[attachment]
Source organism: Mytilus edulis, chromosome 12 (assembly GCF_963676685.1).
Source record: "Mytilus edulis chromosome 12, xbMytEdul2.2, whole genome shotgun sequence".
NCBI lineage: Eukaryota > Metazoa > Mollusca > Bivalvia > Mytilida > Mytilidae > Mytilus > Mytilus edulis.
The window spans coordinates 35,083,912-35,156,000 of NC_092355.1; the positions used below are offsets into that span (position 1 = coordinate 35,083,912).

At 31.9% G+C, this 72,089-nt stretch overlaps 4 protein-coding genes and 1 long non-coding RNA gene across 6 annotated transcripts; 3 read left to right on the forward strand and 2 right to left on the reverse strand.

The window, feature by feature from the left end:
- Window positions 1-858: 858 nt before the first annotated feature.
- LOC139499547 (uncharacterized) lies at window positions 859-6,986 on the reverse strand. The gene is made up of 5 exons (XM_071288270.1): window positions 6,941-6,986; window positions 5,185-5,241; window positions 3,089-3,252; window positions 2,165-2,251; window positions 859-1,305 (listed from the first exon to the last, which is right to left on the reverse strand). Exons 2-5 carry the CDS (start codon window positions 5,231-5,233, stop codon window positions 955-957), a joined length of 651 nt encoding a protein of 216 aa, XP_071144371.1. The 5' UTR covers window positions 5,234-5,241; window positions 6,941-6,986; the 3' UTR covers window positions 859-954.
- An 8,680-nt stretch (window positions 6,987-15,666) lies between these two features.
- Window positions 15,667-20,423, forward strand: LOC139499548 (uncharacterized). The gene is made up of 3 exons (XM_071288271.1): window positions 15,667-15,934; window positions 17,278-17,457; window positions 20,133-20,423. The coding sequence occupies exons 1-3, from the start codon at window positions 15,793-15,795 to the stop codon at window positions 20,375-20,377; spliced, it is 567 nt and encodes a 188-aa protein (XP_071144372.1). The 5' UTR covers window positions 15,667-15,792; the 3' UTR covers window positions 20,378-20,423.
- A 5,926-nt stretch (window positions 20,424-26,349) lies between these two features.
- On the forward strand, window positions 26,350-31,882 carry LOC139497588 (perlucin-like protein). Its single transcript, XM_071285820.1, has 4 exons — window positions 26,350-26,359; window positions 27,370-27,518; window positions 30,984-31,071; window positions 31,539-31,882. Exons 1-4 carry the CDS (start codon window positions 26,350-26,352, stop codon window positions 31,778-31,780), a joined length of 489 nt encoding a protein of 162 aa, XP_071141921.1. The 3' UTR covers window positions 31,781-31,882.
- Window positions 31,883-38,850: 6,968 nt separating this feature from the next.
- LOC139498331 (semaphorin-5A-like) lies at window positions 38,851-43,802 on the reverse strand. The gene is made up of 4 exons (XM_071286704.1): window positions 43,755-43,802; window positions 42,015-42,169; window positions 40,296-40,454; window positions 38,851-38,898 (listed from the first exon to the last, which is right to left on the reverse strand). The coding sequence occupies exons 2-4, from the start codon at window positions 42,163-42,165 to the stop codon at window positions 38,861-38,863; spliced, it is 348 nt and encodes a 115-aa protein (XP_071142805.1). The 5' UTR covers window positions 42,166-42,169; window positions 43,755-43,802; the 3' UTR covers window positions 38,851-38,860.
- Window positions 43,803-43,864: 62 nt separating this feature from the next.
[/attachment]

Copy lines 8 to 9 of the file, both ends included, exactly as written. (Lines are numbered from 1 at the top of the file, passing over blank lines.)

- LOC139499547 (uncharacterized) lies at window positions 859-6,986 on the reverse strand. The gene is made up of 5 exons (XM_071288270.1): window positions 6,941-6,986; window positions 5,185-5,241; window positions 3,089-3,252; window positions 2,165-2,251; window positions 859-1,305 (listed from the first exon to the last, which is right to left on the reverse strand). Exons 2-5 carry the CDS (start codon window positions 5,231-5,233, stop codon window positions 955-957), a joined length of 651 nt encoding a protein of 216 aa, XP_071144371.1. The 5' UTR covers window positions 5,234-5,241; window positions 6,941-6,986; the 3' UTR covers window positions 859-954.
- An 8,680-nt stretch (window positions 6,987-15,666) lies between these two features.